Last year, I had the extraordinary privilege of teaching an undergraduate class on music and poetry. I was thrilled to witness the camaraderie that developed between the musicians, poets, and fiction writers who enrolled as they built our classroom community through workshop and discussion. I watched them collaborate, and watched many genuine friendships form. During the last week, I put together my last planned lesson of the course, a sampling of “how-tos” for the professional writing world – how to publish in undergraduate literary journals, how to write a cover letter, how to find resources and enroll in online poetry classes, etc. Thirty seconds into my presentation, one of my students – let’s call her Viola – said, “but Miss Cole, how do you know when you’re a poet? When do you count?”
This question both deeply resonated with me and also broke my heart. I abandoned my previous lesson plan, reentered the circle of students, and told them that when I was in my second-ever poetry class, I capped off my portfolio with a poem called “When I am a Poet.” The poem itself has been lost, but the general gist was “when I’m a real poet, my work is going to be so much better, I’m going to be so much smarter, and I’ll be taken so much more seriously.”
To be an artist of any kind is to live with the constant, nagging doubt that your art is not legitimate. We believe, instead, that our legitimacy as artists comes from the world around us – from poems and books we have published, to accolades we have won, to degrees we have earned. We believe that these things are concrete and tangible proof that we “count” as artists in our chosen fields.
And it’s not to say that those things don’t matter. They can be helpful to a poet’s career, especially if one wishes to enter academia, where right amount of acclaim and professional connections can sometimes translate into a teaching job. Publication increases our work’s visibility. Awards and grants provide us funding to continue our work. Books allow a poet to showcase a range of work that readers can keep on their bookshelves or bedsides.
But none of these trappings, however useful to someone’s poetry career, make us poets.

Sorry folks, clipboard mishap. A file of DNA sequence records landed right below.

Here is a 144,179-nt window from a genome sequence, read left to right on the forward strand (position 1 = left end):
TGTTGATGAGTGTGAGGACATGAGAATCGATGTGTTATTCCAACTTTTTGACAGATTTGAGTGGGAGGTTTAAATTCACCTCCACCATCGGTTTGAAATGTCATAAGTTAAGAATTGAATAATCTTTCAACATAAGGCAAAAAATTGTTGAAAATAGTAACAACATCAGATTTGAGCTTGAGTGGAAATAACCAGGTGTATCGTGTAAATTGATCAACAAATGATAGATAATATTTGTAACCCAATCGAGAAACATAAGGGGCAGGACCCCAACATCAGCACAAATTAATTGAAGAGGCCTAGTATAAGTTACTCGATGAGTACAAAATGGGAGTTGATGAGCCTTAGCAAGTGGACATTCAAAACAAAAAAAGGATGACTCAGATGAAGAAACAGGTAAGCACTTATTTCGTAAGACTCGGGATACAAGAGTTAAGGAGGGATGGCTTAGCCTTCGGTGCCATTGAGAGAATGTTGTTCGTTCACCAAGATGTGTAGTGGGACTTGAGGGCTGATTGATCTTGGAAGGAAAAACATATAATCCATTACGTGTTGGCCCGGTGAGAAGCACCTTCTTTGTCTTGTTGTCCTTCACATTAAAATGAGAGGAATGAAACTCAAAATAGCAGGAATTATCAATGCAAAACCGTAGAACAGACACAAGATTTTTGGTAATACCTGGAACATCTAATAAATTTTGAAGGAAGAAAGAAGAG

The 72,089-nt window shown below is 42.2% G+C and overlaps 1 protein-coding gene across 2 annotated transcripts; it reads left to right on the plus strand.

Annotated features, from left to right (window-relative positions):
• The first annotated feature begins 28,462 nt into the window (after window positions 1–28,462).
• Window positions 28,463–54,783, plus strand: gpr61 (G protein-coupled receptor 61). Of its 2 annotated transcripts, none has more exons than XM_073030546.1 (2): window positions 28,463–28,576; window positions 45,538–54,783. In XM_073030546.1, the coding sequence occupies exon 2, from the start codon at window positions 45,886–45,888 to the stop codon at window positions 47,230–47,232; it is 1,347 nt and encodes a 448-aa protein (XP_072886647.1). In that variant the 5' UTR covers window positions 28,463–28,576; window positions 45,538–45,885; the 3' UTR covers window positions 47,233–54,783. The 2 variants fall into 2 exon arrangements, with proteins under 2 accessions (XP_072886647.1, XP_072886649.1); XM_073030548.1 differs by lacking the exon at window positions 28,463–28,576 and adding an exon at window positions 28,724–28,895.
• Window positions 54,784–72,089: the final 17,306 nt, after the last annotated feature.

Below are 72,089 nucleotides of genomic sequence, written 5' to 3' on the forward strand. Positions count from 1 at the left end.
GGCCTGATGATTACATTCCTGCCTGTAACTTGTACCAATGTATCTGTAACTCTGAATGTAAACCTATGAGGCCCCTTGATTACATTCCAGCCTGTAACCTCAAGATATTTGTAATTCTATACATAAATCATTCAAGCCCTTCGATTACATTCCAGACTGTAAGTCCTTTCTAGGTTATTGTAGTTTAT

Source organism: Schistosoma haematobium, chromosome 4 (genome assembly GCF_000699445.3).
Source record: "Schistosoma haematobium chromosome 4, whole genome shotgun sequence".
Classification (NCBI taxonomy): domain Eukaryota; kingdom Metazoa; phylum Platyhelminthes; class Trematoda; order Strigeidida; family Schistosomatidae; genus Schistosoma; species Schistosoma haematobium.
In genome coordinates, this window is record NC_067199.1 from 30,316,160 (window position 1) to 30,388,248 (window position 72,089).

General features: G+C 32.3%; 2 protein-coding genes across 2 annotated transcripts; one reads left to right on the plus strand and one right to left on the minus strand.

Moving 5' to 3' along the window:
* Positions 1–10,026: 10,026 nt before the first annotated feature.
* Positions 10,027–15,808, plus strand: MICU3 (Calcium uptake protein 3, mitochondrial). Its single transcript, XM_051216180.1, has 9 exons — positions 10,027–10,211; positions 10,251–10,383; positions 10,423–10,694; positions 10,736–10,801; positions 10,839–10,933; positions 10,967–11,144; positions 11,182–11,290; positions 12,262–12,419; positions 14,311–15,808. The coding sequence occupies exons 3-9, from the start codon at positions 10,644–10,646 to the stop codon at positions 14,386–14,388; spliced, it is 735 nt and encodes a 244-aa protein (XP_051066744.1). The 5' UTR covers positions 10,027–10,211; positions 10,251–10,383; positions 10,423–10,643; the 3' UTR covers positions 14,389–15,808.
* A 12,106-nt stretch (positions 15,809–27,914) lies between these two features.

Fewer than ten of Emily Dickinson’s poems were ever published during her lifetime, all of them anonymously, possibly without her knowledge, and she is one of the greatest American poets of all time. But even her greatness, her innovation and brilliance is not what made her a poet. Her poetry made her a poet. And that lesson is less about poetry itself, and more about the system that young American poets are brought up in, a system that teaches them to value their work based on publication credits, awards, Facebook likes, and, ultimately, money.
As poets, and all too often as people, we define ourselves by our external accomplishments because the “marketplace” of poetry – of capitalism, of America – teaches us that the value of our artistic work is directly correlated with how many people see that work and thus how much money it makes and/or how famous we become because of it.
Until Viola asked her vulnerable and important question, I was doing all my students a disservice by focusing their attention on publication, rather than teaching them the far more important lesson that their work has intrinsic value all on its own.
So I invoked another metric. “Class,” I asked, “How many of you think that Viola is a poet?”
The class responded with a chorus of affirmation that, yes, Viola was not only a poet, but a talented poet, one with a gift for strange, defamiliarizing syntax and potent, memorable metaphor. “But you’re my friends!” Viola cried.
“Precisely.” I said. “Now, is there anyone else who feels that they aren’t a poet?”
Every hand went up. Including mine.
When they stared at me—but you’re the teacher—I told them that the “marketplace” of poetry would have them believe that they are not a real poet until they’ve collected a certain, often arbitrary, number of accomplishments. I told them that even with dozens of publications in nationally-recognized journals, with a CV full of accolades, a chapbook publication, an MFA, there are days, weeks, whole months, that I don’t feel like a real poet. I told them about poet-friends I know, friends who have books and NEA grants and lists of accomplishments pages long, who still consider themselves to be “emerging” poets, because the poetry marketplace has told that they don’t count as “real poets” yet.
Viola isn’t alone. Every poet I know wonders, at one time or another, at what point they “count.” At what point they will count as “real.” But that’s just the marketplace talking. It’s an easy thing to forget, in the midst of all the other noise, but it’s the poetry that makes the poet. Not the money. Not the brand. Not the number of fans, or of followers on Twitter or Instagram.
Before class ended that day, I asked my students to do one more thing. They looked to their left and their right, and told each other the one truth that I hope they’ve taken away from class, the truth more important than any advice about publication than I could ever give them: You are already a poet, they said to one another. You already count.